- The deals are set to unlock projects in housing, manufacturing and energy and setting up Nairobi as the regional investment hub.
- Officials did not give a breakdown of the Sh20 billion deals instead citing private companies announcements including British insurer Prudential.
Kenyan and the United Kingdom government officials have inked deals worth Sh20 billion on the first day of President Uhuru Kenyatta’s three-day tour that would be channelled mostly through the private sector.
The deals are set to unlock projects in housing, manufacturing and energy and setting up Nairobi as the regional investment hub with links to London, the world’s leading financial centre.
Officials did not give a breakdown of the Sh20 billion deals instead citing private companies announcements including British insurer Prudential and Kenyan mining firm Mayflower Gold that unveiled plans to set up a presence in Nairobi and London.
UK Foreign Secretary Dominic Raab announced a Sh5.2 billion of UK Aid is to be matched by Sh3.5 billion of private investment to finance 10,000 green affordable homes for Kenyans and a Sh550 million new funding to accelerate Kenya’s climate transition.
“As President Kenyatta begins his three-day visit to London, the UK has announced Sh20 billion of new government and private investment in Big Four projects, including affordable housing and manufacturing,” said the British High Commission.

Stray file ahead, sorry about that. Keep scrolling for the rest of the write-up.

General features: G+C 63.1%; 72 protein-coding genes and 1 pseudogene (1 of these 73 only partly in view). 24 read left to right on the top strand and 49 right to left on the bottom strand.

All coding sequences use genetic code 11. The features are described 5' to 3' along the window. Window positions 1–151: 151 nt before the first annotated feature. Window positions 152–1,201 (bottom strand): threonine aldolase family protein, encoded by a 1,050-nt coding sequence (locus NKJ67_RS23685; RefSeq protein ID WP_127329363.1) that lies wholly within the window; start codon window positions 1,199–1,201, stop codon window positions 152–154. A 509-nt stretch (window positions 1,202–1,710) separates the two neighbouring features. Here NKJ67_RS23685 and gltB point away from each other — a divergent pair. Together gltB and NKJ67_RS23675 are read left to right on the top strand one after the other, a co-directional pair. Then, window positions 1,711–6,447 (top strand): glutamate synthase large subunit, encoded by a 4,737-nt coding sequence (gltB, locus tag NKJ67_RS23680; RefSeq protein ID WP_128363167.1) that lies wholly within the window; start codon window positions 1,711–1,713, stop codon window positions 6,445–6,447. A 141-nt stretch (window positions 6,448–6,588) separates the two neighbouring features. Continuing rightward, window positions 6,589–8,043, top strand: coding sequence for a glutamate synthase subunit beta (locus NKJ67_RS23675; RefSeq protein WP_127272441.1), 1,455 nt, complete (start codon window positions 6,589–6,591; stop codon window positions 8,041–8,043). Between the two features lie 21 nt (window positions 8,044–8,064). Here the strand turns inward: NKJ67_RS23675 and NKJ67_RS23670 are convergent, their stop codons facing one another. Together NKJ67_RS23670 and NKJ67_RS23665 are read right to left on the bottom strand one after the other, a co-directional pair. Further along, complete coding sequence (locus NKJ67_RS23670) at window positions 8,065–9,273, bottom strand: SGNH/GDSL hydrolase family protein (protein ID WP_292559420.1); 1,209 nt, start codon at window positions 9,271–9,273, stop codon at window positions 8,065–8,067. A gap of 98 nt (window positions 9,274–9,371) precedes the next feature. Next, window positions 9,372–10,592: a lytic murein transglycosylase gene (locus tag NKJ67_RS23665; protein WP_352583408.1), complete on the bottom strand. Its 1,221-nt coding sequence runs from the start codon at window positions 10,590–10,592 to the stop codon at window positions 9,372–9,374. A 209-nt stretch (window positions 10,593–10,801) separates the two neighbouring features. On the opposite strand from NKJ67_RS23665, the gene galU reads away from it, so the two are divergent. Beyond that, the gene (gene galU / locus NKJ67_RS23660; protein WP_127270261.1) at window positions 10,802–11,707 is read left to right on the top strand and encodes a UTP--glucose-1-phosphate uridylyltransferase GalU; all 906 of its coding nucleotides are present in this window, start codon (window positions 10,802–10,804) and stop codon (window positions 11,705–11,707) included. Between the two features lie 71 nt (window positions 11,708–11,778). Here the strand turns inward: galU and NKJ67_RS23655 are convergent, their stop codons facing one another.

Britain’s focus on linking UK firms to opportunities in Kenya follows policy shift from direct lending to channelling investments through its development assistance arm, Department for International Development (DFID), which funds directly to the private sector non-state actors.
The UK’s DFID and its investments institution CDC have been channelling loans directly to private sector companies like Athi River Mining, Brookside Dairy, Equity Bank, Garden City and M-Kopa solar.
Kenya paid of all direct loans owed to Britain last year after wiring Sh35.3 million to London in June according to data from the National Treasury.
Direct United Kingdom loans have been on a steady decline and have been at less than a billion for the last five years, indicating the waning influence of London in East Africa’s largest economy.
Former British Prime Minister Theresa May visited Kenya in 2018, the first sitting Premier in 30 years to tour Kenya, to boost bilateral relations after Brexit.
This has seen Kenya sign a bilateral Economic Partnership Agreement ensuring access to the Sh49 billion export market while the UK could still access Kenya’s Sh29.3 billion market.